Thursday, October 9, 2008

Union membership: Prestige by assocation? Hardly.

I was happy to hear back from Michael, an actor who first wrote me several weeks ago in response to my Blog comments on the latest episode in the ongoing industry drama that has become, as I call it, “the AFTRA SAG dilemma."

Michael and I corresponded about the consequences of union actors filing for Financial Core Status. I posed several questions back to him in my response (which you can read in the Blog entry).

Michael wrote me again with some key questions that I wanted to share with you, along with my response to him.

Michael wrote:
"I joined AFTRA thinking it would make it easier for me to get into SAG, get more legit auditions, and make me more noticeable to agents when blindly submitting (or from seminars, etc.). But now I see little to no opportunities for union as of now, and I still want to do student films, indie projects, etc. I mean, as you said, there's no real way they would know unless I am a recognizable face (in which case, I'll probably be doing union projects anyway). Thanks for the heads up. So, it is still ok to do non-union work as of now, right? Also, any advice on getting an agent and/or into SAG so I can get more legit auditions?"
I responded:
"Your reasons for joining AFTRA are/were honorable —as they are for so many others who join thinking (or expecting) the same thing. It’s a tough call, really. A couple of years ago, when it looked like AFTRA and SAG might actually merge, lots of actors who couldn’t (yet) qualify to join SAG raced to join AFTRA thinking that when the (expected) merger happened, they would automatically become members of the “new” union that covered all forms of the (acting) business. Alas, that wasn’t to be the case. When the vote was taken, it wasn’t meant to be (yet). Ultimately, given this new landscape, a merger might not only be inevitable, but be the only way both unions can move ahead and survive (and thrive). As soon as they both stop playing politics and leave their egos at the door, we might see them both actually start being in the business, again, of truly representing the best interests of all true career actors.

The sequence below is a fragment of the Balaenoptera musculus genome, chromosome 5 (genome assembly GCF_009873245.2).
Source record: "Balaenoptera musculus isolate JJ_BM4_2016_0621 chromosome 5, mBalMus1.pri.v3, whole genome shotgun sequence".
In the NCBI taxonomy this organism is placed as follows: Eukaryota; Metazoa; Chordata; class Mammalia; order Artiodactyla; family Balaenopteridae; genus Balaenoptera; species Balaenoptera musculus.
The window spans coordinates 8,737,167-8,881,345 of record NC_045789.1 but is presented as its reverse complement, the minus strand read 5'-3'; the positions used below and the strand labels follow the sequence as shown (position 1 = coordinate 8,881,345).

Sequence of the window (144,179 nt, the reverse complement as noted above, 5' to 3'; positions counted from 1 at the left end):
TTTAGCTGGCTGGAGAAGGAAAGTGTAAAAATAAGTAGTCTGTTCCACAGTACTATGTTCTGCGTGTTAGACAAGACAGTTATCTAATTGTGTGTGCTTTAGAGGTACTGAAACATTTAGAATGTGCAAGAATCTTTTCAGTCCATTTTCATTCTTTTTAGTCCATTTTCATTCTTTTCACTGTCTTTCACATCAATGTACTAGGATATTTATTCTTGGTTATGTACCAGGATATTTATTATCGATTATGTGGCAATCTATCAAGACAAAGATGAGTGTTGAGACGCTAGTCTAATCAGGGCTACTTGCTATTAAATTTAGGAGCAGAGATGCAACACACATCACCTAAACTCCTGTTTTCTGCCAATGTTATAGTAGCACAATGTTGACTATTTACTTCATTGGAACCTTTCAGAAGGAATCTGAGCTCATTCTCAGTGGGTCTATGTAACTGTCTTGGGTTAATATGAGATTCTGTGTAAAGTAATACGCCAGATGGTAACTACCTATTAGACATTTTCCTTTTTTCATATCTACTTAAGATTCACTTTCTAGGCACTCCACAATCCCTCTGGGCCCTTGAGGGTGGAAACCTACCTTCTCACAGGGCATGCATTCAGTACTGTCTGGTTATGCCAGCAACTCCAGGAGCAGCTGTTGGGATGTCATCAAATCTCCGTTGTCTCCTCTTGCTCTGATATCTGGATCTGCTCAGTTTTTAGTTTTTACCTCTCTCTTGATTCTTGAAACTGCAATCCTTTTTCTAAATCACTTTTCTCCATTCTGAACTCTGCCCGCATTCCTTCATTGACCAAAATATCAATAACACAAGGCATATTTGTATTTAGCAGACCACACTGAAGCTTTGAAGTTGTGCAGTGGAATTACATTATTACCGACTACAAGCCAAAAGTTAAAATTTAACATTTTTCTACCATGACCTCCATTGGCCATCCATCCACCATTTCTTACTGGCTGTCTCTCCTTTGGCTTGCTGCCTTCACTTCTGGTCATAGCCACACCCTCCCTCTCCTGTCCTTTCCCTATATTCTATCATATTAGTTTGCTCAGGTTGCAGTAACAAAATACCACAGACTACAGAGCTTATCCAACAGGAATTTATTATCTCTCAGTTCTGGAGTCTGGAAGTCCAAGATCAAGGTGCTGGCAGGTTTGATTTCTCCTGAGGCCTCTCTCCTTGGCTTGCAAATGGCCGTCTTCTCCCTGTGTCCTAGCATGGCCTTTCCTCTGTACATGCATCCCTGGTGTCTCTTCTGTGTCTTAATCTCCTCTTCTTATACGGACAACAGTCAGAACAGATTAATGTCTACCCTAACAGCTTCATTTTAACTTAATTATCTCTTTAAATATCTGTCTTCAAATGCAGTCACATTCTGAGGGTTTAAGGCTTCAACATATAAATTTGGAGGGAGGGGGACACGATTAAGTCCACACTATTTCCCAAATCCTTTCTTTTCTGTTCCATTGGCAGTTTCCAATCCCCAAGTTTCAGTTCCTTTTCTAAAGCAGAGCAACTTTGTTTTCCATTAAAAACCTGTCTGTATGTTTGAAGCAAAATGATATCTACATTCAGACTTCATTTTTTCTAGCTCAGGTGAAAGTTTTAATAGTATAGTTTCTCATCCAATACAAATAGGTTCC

I can’t tell you that it’s (still) okay for you to do non-union work; the union rules are the union rules. But, having said that, I think you will be unscathed from the experience, should you choose to return to it.

Lastly, there are many agents (and managers) in this new landscape who do, indeed, represent non-SAG talent. No one was born with a SAG card. SAG cards, like careers, have to be earned. Good agents (and managers) recognize that they can develop good actors into great clients and let them earn their union status on the way, when it’s the right time/right place."
I hope that this perspective is helpful to any of you in a similar situation to Michael’s.

Always ask questions; always seek as much advice as you can. Then, weigh your options and make the choice or choices that make sense for you. Often times, circumstances dictate direction. You're in this business for a career, not just a job. Always consider your options from a "bigger picture" perspective, as well as for the short-term -- and always proceed as a smart, informed actor.

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